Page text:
Shoshana Johnson & Jessica Lynch/unattributed

Think about the story as told by Hollywood, devoid of gender reference. Young, innocent soldiers, take a wrong turn into a fire fight and are then terrorized by the enemy as prisoners of war; when they return home, the military quickly concocts a story of heroism elevating one of the soldiers who may have been implicated in the death or capture of a fellow soldier while forcing the others to keep silent. Sounds fascinating doesn’t it? Now add in gender and race: a multi-racial unit of soldiers is captured during a firefight, including two women; they are held captive, and upon return to the U.S. the stories of the soldiers of color quickly fade into the background to highlight the plight of a single white female soldier until the truth surfaces and it turns out she was just an exploitable “pretty face” for the war machine. While I find that story interesting, does that sound like a Hollywood blockbuster to you or a Lifetime Movie? And what are some of the defining differences in those two genres?

Like Pat Tillman, Jamie Leigh Jones story went all the way to Congress. Jones was a KBR/Halliburton employee, a consulting firm in the war in Iraq and Afghanistan who has filed suit against 7 KBR mercenaries and employees who drugged and raped her while in country. Her gang rape was so brutal that at least one or more of her assailants ruptured her breast implants and tore the muscles underneath. The rape kit that confirmed 7 men had raped her both anally and vaginally throughout the night was stolen from the military infirmary. When it was later recovered, all pictures of Jones’ injuries had been destroyed. Jones herself was kept in locked up by KBR/Halliburton employees as punishment for seeking medical attention until one soldier snuck her a cellphone she used to call her dad in the States.

The investigation into Jones’ rape claims briefly exposed the legal issues surrounding the use of contracted “consultants”, mercenaries, in the U.S. war effort. They operate outside of military law and in international territory making the application of U.S. laws questionable.  At the same time, rules limiting the governing power of Iraq over soldiers and contracted mercenaries makes it almost impossible for Jones’ to hold them accountable in Iraqi courts either. In December of 2007, the DOJ decided they had were not going to press charges. From 2007 to 2009, KBR/Halliburton did everything in their considerable power to prevent Jones from filing suit or having an open court case if she was able to do so. In the meantime, Jones’ testimony before Congress forced them to change their rules about contracting with companies that require mandatory arbitration but as of January 2010 Halliburton/KBR was still fighting Jones’ right to have an open court trial against them.

Again, imagine this story devoid of gender in the hands of Hollywood. A young idealist consultant arrives in a war zone and discovers violence and corruption for which they are held prisoner and then spend the next 4 years fighting to expose in court that takes them all the way to The Hill. Again, this is the kind of story you could see at your local movie theater if starred someone like Jake Gyllenhaal or Matt Damon. (Matt Damon, by the way, appeared in one of the few made for Hollywood films about a female soldier’s mysterious death and the cover up surrounding it. Unlike the stories outlined here however, the soldiers were trying to cover up for her because she was incompetent and they “had to frag her” to save everyone else.) But when you add gender back in, centering the brutal rape of Jones, it once again makes move to Lifetime.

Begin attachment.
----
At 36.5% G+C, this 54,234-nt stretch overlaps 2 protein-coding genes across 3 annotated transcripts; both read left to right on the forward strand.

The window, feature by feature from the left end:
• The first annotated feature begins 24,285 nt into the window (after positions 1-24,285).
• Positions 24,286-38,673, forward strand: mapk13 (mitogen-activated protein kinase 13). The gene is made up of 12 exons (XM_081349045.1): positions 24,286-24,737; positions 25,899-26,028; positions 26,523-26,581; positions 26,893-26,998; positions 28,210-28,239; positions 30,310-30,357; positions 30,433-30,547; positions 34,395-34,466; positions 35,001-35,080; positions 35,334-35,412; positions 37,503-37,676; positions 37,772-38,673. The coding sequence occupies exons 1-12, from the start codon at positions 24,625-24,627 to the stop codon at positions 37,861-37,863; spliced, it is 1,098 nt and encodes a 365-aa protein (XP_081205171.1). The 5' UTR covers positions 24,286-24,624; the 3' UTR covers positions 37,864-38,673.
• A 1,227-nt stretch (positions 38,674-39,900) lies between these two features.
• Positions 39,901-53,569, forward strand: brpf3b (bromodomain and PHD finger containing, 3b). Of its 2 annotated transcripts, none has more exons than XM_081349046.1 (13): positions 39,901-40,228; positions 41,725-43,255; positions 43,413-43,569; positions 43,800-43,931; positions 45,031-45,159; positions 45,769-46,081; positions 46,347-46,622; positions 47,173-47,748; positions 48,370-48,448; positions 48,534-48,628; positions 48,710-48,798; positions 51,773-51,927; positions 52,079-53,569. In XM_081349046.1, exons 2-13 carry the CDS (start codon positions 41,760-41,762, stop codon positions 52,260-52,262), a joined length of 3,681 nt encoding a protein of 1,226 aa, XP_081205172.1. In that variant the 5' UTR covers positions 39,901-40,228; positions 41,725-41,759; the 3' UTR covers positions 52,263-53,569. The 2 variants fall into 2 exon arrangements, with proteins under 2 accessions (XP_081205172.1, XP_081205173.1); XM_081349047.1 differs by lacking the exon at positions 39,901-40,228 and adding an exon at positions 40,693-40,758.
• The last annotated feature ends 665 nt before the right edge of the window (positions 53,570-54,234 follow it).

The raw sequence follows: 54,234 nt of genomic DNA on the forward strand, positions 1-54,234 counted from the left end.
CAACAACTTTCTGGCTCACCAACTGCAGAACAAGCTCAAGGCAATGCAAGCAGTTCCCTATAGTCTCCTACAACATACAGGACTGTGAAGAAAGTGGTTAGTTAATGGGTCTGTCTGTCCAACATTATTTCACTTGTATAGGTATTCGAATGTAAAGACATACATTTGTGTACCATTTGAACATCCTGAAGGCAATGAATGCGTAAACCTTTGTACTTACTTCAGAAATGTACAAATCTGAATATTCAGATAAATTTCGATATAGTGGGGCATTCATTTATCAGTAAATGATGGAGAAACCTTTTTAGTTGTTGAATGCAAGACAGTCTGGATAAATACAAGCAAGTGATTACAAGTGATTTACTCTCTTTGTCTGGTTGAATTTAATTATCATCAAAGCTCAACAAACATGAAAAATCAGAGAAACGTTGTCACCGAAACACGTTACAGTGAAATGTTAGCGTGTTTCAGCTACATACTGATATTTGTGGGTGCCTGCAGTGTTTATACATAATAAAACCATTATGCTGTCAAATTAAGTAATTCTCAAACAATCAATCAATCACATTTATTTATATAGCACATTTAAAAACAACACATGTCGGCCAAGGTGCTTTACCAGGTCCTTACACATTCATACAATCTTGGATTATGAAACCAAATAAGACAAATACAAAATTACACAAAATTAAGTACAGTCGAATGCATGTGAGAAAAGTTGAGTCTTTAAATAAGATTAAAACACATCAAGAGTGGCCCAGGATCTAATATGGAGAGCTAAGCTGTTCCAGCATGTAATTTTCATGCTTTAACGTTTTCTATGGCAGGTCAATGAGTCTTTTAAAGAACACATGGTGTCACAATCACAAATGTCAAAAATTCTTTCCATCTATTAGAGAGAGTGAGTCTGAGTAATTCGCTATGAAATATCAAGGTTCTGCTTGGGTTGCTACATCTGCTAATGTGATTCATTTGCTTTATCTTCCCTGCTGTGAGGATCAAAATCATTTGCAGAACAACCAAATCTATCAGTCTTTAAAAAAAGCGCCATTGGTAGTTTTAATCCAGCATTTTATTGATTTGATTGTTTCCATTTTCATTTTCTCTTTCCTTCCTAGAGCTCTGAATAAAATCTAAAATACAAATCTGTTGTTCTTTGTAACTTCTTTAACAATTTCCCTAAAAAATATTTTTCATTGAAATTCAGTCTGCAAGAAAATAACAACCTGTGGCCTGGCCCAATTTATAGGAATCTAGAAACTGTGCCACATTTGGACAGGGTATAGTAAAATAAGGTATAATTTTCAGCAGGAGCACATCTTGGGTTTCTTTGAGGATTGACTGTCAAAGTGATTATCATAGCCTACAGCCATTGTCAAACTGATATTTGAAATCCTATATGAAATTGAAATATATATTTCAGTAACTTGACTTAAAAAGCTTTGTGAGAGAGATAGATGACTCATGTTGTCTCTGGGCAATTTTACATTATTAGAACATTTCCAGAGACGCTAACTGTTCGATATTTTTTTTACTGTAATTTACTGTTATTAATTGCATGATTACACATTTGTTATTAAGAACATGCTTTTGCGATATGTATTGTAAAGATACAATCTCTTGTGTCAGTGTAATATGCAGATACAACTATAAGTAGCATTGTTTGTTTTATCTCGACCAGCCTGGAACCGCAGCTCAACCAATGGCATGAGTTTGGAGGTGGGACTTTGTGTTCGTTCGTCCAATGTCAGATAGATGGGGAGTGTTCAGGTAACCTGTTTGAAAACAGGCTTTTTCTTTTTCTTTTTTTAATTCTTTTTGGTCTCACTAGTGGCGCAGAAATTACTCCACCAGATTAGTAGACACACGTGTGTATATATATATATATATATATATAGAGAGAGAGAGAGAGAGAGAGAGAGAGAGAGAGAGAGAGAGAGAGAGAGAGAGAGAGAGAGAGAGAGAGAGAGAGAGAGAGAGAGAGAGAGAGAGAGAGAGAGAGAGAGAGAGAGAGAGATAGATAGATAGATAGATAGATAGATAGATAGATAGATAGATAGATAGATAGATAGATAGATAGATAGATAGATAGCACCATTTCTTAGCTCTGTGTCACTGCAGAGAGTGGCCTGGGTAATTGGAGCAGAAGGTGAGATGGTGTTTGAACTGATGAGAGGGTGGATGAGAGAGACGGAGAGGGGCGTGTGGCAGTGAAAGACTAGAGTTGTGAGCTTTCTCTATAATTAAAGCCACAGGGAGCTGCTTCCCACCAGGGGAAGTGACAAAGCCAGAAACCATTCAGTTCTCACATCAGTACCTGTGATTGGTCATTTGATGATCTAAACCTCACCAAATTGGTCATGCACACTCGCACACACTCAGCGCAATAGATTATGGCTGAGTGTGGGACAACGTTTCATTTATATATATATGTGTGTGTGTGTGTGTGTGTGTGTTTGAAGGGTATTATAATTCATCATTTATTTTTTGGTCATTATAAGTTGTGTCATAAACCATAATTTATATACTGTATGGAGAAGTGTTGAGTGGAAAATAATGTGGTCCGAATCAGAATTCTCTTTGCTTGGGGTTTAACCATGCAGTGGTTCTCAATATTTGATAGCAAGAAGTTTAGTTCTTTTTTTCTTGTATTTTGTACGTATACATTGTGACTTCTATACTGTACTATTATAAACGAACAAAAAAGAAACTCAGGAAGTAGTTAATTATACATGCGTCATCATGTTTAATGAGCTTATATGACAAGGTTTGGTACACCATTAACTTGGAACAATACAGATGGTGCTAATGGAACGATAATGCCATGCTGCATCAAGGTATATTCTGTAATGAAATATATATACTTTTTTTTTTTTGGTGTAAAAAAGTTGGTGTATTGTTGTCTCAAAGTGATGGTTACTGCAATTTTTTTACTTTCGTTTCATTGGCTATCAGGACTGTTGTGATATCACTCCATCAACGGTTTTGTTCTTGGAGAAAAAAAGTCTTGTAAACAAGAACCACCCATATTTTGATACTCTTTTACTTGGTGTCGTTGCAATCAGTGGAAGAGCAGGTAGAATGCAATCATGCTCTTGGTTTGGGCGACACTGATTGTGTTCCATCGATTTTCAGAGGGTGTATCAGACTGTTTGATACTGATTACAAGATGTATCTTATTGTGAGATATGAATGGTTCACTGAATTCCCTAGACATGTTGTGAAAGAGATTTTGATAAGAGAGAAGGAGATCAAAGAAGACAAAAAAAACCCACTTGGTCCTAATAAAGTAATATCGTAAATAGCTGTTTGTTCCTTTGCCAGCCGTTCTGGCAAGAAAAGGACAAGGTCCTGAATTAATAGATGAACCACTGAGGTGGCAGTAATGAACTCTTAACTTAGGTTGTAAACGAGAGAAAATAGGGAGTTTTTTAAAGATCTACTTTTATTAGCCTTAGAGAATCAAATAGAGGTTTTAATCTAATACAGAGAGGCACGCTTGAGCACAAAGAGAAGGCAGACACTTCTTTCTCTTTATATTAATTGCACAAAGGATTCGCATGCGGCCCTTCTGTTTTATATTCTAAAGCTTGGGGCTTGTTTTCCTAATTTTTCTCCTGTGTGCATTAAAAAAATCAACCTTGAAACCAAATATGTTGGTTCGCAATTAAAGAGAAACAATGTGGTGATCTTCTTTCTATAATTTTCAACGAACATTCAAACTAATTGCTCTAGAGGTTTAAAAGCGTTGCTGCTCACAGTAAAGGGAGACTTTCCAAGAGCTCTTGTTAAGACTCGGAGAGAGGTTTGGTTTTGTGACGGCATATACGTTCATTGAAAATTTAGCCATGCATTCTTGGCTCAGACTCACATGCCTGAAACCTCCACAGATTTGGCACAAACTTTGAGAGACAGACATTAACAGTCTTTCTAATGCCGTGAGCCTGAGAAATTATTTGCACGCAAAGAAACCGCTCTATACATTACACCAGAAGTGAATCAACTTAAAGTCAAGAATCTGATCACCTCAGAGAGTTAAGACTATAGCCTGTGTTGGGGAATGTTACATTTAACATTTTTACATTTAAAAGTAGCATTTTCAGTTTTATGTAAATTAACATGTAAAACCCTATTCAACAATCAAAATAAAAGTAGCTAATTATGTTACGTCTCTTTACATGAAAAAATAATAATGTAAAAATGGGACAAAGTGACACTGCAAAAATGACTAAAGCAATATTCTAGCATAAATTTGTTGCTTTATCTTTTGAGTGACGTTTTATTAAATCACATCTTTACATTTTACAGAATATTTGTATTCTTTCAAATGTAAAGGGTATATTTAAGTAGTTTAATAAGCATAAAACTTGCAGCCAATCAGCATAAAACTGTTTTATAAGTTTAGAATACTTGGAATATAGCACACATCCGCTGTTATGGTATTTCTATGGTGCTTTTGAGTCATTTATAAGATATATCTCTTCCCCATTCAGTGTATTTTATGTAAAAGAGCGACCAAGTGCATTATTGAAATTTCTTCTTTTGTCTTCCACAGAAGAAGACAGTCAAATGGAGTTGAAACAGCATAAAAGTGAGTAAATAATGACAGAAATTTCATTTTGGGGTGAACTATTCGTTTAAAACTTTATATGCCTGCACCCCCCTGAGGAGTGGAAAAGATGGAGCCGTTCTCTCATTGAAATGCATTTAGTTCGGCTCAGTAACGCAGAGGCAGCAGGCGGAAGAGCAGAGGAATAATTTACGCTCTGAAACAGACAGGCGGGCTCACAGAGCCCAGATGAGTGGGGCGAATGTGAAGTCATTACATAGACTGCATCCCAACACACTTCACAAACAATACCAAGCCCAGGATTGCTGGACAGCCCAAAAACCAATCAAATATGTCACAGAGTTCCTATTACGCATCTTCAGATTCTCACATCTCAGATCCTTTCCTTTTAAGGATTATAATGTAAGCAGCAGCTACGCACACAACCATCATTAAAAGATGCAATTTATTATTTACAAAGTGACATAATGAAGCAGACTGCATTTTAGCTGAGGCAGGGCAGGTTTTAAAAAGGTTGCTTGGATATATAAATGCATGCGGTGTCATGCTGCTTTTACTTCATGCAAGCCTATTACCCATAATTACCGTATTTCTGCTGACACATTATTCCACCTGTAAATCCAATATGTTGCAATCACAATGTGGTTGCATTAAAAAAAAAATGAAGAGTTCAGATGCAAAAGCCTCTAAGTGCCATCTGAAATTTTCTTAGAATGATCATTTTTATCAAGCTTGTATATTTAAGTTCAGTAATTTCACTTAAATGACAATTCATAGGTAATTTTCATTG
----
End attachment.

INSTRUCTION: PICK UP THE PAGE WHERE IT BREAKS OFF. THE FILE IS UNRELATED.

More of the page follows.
If we compare Lynch’s story to Jones’ the gendered aspects of “americanness” and war become all the more evident. Lynch was seen as a national hero because she supposedly bravely fought of the enemy who punished with rape and torture. Her victimization at the hands of the enemy was all the more valorized because she was song, small, blonde and blue-eyed. She exemplified the Birth of a Nation narrative that casts men of color as barbarians and rapists unable to govern and helped elevate it to international discourse justifying war. Jones’ was also blonde and blue-eyed and also fairly young. But these attributes were consistently used in a victim-blaming narrative that argued “she should have known better than to show up in a war zone pretty” and that her implants meant she wanted it … Why the difference? Because Lynch’s assault fit the war narrative of us=good vs they=bad. Jones’ story blurred those lines and implicated not only “us” but also the Bush administration who was intimately tied to Halliburton. Further, her story would have once again centered violence against women as a fact of war on all sides, undermining the image of America the Savior, and potentially privileged the Iraqi government over the U.S. one since the Iraqis made some indication that they were willing to prosecute the mercenaries for violence against women. This would hardly fit with the image of sexism that has underlined both pro-war and even some mainstream feminist interpretations of the Middle East and women.

Finally, Lavena Johnson’s death has garnered the least amount of attention in mainstream media of all of these women and yet hers is also a story of brave soldier and cover up.

As the news report shows, Johnson’s parents were told that she committed suicide in Iraq to cover up what medical reports indicate was a rape and murder. Not only did the military once again try to hide the fact that female soldiers are being raped at the hands of their own fellow soldiers, but their tale of suicide demeaned Johnson’s memory and denied the family benefits she had earned as a soldier.